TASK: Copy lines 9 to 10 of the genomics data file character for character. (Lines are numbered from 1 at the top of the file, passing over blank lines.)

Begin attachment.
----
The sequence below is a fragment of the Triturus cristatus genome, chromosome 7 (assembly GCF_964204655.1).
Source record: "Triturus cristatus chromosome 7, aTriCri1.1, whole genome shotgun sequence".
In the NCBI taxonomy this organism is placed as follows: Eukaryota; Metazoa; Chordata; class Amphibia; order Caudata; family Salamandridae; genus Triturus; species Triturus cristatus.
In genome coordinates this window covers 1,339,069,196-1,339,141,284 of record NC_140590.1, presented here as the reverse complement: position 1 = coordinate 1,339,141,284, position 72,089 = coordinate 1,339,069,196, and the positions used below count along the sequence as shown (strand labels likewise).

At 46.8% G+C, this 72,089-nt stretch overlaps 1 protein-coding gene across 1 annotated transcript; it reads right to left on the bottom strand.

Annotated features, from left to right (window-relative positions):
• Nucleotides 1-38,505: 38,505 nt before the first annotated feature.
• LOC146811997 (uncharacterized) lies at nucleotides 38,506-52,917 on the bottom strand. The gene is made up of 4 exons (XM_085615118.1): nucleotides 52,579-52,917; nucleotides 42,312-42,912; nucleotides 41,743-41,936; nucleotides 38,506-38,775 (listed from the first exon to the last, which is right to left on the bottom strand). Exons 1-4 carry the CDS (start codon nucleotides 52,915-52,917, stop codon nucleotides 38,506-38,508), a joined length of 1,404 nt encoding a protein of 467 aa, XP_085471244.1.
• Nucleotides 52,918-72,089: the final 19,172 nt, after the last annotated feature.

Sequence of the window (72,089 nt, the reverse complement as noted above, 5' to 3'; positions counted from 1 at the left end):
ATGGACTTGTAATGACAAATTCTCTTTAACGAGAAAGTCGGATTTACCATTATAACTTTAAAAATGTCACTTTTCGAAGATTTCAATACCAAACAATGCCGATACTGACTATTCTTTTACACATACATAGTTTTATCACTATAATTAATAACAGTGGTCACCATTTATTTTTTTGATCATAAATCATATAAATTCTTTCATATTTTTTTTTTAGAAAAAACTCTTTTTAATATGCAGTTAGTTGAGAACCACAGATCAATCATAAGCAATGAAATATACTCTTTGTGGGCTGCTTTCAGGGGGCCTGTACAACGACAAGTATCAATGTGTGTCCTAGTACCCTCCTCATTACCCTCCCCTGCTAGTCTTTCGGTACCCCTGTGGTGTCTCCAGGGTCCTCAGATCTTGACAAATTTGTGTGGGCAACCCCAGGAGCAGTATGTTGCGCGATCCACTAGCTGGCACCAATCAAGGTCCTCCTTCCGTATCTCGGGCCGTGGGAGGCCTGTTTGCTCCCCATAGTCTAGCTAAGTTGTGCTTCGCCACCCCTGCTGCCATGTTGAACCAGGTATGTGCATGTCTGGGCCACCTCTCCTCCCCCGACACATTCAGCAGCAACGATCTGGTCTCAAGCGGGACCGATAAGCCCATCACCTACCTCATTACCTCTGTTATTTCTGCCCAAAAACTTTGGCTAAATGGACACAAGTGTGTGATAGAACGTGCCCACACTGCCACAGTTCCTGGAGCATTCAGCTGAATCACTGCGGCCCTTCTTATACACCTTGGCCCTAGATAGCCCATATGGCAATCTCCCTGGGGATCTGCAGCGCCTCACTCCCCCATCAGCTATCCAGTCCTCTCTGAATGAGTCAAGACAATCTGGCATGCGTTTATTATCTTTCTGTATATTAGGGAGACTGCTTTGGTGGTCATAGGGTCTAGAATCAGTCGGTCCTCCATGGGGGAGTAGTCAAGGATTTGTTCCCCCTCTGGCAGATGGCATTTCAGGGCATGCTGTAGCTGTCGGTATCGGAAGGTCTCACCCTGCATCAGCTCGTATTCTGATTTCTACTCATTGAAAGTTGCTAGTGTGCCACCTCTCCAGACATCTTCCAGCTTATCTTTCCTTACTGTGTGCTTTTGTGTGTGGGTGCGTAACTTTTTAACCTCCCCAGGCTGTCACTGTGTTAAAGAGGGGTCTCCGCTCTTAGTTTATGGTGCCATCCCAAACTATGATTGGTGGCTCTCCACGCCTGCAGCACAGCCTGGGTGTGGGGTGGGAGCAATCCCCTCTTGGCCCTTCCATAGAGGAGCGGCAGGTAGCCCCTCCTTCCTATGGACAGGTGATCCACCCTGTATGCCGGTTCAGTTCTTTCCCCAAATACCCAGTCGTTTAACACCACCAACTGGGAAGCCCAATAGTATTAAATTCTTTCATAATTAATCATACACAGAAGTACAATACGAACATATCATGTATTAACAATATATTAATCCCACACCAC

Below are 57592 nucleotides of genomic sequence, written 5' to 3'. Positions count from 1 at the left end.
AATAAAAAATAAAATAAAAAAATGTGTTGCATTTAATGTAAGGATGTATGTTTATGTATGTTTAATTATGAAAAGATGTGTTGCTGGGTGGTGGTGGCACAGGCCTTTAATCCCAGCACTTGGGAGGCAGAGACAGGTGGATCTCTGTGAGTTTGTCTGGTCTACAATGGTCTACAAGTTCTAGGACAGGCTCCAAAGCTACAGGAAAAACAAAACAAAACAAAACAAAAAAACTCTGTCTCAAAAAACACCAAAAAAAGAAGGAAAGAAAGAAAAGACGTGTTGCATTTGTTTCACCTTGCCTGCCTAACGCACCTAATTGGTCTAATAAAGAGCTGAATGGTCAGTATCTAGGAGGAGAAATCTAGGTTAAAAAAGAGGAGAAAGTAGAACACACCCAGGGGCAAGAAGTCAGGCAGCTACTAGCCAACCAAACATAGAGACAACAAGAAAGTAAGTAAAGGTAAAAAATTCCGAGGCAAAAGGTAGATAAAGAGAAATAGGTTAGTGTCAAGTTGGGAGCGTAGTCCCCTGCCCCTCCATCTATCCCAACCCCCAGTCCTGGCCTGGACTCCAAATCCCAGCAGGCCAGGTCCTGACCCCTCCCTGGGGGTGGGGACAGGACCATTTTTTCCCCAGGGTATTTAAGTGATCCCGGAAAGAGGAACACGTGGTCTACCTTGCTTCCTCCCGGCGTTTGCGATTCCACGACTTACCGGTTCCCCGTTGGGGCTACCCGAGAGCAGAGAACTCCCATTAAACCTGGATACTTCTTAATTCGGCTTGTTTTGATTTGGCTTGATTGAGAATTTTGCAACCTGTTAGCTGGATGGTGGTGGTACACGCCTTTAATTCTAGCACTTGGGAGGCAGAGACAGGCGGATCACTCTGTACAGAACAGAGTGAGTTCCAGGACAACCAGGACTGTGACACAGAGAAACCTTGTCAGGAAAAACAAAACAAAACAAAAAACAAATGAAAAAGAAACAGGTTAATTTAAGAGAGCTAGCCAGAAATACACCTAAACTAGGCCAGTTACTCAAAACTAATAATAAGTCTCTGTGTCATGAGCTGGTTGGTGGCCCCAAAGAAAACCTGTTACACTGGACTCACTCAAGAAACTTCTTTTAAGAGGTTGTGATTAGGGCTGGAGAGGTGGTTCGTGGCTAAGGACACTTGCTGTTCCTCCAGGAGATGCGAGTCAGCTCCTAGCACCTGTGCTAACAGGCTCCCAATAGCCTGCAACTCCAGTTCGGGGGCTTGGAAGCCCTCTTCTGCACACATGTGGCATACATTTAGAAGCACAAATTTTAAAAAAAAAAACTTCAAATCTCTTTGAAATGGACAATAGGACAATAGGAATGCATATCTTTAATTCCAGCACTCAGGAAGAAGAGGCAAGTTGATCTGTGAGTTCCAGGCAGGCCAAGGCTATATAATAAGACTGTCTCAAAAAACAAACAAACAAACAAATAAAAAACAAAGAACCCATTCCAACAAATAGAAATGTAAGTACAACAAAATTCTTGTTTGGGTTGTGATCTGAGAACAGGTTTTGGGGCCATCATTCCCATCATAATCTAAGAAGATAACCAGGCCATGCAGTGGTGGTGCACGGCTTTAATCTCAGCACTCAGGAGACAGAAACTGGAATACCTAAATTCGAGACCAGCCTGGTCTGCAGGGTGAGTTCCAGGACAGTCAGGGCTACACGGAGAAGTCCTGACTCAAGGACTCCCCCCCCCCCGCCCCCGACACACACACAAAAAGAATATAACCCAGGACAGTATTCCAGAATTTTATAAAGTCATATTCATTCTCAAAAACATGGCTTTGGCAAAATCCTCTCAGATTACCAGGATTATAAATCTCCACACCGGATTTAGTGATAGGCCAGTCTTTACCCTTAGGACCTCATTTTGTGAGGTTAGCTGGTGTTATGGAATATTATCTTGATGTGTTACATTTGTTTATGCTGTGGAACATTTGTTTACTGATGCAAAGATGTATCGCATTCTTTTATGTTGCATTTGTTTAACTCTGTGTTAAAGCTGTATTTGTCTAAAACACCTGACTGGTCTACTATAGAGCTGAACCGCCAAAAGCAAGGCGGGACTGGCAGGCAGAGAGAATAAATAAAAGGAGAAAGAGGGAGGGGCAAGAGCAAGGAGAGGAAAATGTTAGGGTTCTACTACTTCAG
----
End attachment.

• Nucleotides 52,918-72,089: the final 19,172 nt, after the last annotated feature.

Sequence of the window (72,089 nt, the reverse complement as noted above, 5' to 3'; positions counted from 1 at the left end):